As the above table rapidly makes clear, there is practically no bias against conservative parties in Australian polling. On average, the overall skew on both Coalition and One Nation vote shares has been minimal, at just
and -0.2% respectively, neither being statistically significant (p = 0.3 and p = 0.6). For every 2018 South Australia (-3.4%) or 2019 federal election (-2.8%) where the Coalition was underestimated, there’s a 2018 Victoria (+4.8%) or a 2001 WA (+3.6%) where they were instead overestimated. +0.2%
This is similarly reflected in the polling averages for each election:
(if you’re on a mobile device, scroll right for full data or turn your device landscape. Click the Previous and Next buttons to view all data.)
Election Coalition (polling average) One Nation (polling average) 1988 NSW -1.8 1991 NSW 0.4 1995 NSW -0.9 1999 NSW 2.8 -2 2003 NSW -1.6 0.2 2007 NSW -1.5 2011 NSW 0.9 2015 NSW 0.4 2019 NSW -0.5 1.9 1988 VIC -5.2 1992 VIC -0.5 1996 VIC 3.3 1999 VIC -1 2002 VIC -1 2006 VIC 0.1 2010 VIC -0.1 2014 VIC -0.8 2018 VIC 3.4 1986 QLD -1.1 1989 QLD 0.4 1992 QLD -1.1 1995 QLD -3.4 1998 QLD 1.8 -4.2 2001 QLD -2.4 3.3 2004 QLD -2.4 -1.9 2006 QLD 0.4 0.4 2009 QLD -0.7 2012 QLD -0.3 2015 QLD -1.3 2017 QLD -0.8 0.3 2020 QLD 0.1 2.9 1986 WA -5 1989 WA -2.4 1993 WA 1.9 1996 WA 2.3 2001 WA 3.7 -2.5 2005 WA 4.7 -0.6 2008 WA -0.5 2013 WA -1.3 2017 WA 1 3 2021 WA 0.7 1.8 1989 SA 0.8 1993 SA 1.2 1997 SA -0.4 2002 SA 3.5 2006 SA 1 2010 SA 0.6 2014 SA -3.2 2018 SA -3.9 1987 Federal -2.4 1990 Federal -2.7 1993 Federal 1.7 1996 Federal -1.9 1998 Federal 1.5 -1.4 2001 Federal 1.9 -1.5 2004 Federal 0.9 -0.3 2007 Federal -0.6 2010 Federal -1.2 2013 Federal -1.3 2016 Federal 0.1 2019 Federal -2.8 1 Average -0.2% (61) 0.02% (17) Negative values mean that an average of final polls underestimated the party's vote share, while positive values mean that an average of final polls overestimated the party's vote share. Number of poll averages given in brackets for the average error.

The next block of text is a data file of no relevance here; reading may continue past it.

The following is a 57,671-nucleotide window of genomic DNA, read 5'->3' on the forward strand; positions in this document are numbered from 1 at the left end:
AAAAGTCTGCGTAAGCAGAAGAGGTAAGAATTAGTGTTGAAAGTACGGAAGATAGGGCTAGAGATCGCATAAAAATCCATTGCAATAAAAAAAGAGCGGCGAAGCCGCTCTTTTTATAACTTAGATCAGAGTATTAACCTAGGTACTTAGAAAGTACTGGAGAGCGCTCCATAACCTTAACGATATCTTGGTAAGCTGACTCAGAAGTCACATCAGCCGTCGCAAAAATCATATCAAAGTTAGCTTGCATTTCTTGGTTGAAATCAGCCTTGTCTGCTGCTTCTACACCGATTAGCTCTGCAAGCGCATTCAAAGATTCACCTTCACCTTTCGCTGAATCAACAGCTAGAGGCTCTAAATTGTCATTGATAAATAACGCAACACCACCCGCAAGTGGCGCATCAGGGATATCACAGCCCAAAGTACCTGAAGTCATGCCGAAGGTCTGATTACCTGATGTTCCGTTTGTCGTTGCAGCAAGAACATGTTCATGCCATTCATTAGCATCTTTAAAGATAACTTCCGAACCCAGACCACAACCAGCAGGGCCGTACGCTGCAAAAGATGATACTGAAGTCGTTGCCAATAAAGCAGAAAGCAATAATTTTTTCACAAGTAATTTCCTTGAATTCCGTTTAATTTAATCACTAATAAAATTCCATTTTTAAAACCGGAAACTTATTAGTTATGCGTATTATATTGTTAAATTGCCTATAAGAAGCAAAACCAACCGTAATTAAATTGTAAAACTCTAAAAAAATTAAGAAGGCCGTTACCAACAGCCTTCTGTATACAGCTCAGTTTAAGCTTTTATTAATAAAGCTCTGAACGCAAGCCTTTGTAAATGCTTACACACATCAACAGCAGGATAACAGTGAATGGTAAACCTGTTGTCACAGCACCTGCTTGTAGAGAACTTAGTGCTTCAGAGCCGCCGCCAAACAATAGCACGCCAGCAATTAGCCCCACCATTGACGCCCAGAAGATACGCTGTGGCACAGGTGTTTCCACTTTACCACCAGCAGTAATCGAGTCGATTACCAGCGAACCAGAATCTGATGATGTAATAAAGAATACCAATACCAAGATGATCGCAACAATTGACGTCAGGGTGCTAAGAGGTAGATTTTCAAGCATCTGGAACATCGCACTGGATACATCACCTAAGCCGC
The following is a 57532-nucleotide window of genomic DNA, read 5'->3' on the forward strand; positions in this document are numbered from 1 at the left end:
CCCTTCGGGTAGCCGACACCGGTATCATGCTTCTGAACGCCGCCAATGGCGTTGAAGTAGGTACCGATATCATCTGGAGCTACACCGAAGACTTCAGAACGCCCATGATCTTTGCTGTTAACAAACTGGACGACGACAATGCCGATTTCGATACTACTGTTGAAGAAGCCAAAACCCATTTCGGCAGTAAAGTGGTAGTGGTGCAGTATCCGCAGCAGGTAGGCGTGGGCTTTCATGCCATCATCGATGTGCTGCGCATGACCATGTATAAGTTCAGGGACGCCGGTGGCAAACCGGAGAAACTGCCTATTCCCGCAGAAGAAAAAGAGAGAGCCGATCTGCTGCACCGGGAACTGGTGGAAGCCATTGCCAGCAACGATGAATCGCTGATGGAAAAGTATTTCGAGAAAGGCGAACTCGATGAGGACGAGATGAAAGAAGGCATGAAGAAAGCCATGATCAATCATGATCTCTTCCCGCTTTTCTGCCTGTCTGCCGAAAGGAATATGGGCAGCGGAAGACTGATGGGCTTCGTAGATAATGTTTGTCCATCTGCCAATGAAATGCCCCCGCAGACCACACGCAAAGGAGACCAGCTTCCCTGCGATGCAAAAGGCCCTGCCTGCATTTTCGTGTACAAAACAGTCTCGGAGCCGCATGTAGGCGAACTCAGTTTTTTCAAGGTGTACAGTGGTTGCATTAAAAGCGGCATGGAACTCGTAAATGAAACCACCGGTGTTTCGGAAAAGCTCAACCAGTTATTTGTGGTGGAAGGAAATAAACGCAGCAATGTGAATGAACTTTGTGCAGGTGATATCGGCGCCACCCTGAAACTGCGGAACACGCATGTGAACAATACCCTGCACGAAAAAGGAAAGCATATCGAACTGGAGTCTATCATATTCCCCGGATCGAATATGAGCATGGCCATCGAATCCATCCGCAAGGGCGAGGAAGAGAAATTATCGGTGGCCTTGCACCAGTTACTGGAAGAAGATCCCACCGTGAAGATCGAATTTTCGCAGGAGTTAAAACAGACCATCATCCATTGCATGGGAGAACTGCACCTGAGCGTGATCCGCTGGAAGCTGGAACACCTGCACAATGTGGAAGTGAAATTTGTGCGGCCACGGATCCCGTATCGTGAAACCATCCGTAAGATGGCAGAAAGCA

Overall, there is no evidence for voting-intention polling in Australia systematically under-estimating voting intention for conservative or politically-incorrect parties (in fact, One Nation, by far the most “politically incorrect” party split out in polls, is actually slightly overestimated on average). Polls under-estimated the Coalition in just 34 of 61 elections (55%), which is pretty close to what might be expected from pure chance, while they under-estimated One Nation in just 8 of 17 (45%) elections (again, very close to pure chance). Even at elections where social issues have been prioritised by the right (e.g. “African gangs” in VIC 2018, or to a lesser extent abortion in QLD 2020), polls have not under-estimated support for the conservative parties (VIC 2018, Coalition over-estimated by 3.4%; QLD 2020, LNP slightly over-estimated by 0.1% and One Nation overestimated by 2.9%) despite “politically incorrect” issues presumably being more noticeable to the electorate.